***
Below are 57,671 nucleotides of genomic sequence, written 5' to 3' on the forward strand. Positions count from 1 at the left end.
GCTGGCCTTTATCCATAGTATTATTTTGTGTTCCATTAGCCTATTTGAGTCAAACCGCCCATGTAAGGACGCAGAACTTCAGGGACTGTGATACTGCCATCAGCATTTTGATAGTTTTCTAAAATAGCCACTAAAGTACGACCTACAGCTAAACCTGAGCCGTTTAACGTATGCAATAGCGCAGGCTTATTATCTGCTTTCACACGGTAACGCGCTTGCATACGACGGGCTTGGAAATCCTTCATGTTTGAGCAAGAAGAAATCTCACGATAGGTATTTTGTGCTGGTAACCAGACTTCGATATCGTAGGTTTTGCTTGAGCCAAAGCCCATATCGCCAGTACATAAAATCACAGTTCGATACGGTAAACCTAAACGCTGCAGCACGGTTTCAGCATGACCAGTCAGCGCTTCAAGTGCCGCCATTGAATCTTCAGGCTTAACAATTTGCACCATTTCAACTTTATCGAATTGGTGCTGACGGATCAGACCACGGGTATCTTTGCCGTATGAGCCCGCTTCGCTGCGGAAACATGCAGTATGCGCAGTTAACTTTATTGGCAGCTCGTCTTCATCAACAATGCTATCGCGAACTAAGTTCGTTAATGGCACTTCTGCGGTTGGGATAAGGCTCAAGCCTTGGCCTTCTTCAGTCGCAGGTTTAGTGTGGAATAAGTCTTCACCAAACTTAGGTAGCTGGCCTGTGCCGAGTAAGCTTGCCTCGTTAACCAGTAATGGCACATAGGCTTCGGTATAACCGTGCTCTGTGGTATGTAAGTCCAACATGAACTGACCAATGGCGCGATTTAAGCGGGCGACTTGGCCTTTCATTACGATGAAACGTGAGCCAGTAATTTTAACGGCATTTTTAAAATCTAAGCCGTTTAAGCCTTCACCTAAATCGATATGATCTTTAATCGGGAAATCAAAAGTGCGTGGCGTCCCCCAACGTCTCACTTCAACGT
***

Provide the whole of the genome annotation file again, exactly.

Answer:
Below are 57,671 nucleotides of genomic sequence, written 5' to 3' on the forward strand. Positions count from 1 at the left end.
GCTGGCCTTTATCCATAGTATTATTTTGTGTTCCATTAGCCTATTTGAGTCAAACCGCCCATGTAAGGACGCAGAACTTCAGGGACTGTGATACTGCCATCAGCATTTTGATAGTTTTCTAAAATAGCCACTAAAGTACGACCTACAGCTAAACCTGAGCCGTTTAACGTATGCAATAGCGCAGGCTTATTATCTGCTTTCACACGGTAACGCGCTTGCATACGACGGGCTTGGAAATCCTTCATGTTTGAGCAAGAAGAAATCTCACGATAGGTATTTTGTGCTGGTAACCAGACTTCGATATCGTAGGTTTTGCTTGAGCCAAAGCCCATATCGCCAGTACATAAAATCACAGTTCGATACGGTAAACCTAAACGCTGCAGCACGGTTTCAGCATGACCAGTCAGCGCTTCAAGTGCCGCCATTGAATCTTCAGGCTTAACAATTTGCACCATTTCAACTTTATCGAATTGGTGCTGACGGATCAGACCACGGGTATCTTTGCCGTATGAGCCCGCTTCGCTGCGGAAACATGCAGTATGCGCAGTTAACTTTATTGGCAGCTCGTCTTCATCAACAATGCTATCGCGAACTAAGTTCGTTAATGGCACTTCTGCGGTTGGGATAAGGCTCAAGCCTTGGCCTTCTTCAGTCGCAGGTTTAGTGTGGAATAAGTCTTCACCAAACTTAGGTAGCTGGCCTGTGCCGAGTAAGCTTGCCTCGTTAACCAGTAATGGCACATAGGCTTCGGTATAACCGTGCTCTGTGGTATGTAAGTCCAACATGAACTGACCAATGGCGCGATTTAAGCGGGCGACTTGGCCTTTCATTACGATGAAACGTGAGCCAGTAATTTTAACGGCATTTTTAAAATCTAAGCCGTTTAAGCCTTCACCTAAATCGATATGATCTTTAATCGGGAAATCAAAAGTGCGTGGCGTCCCCCAACGTCTCACTTCAACGT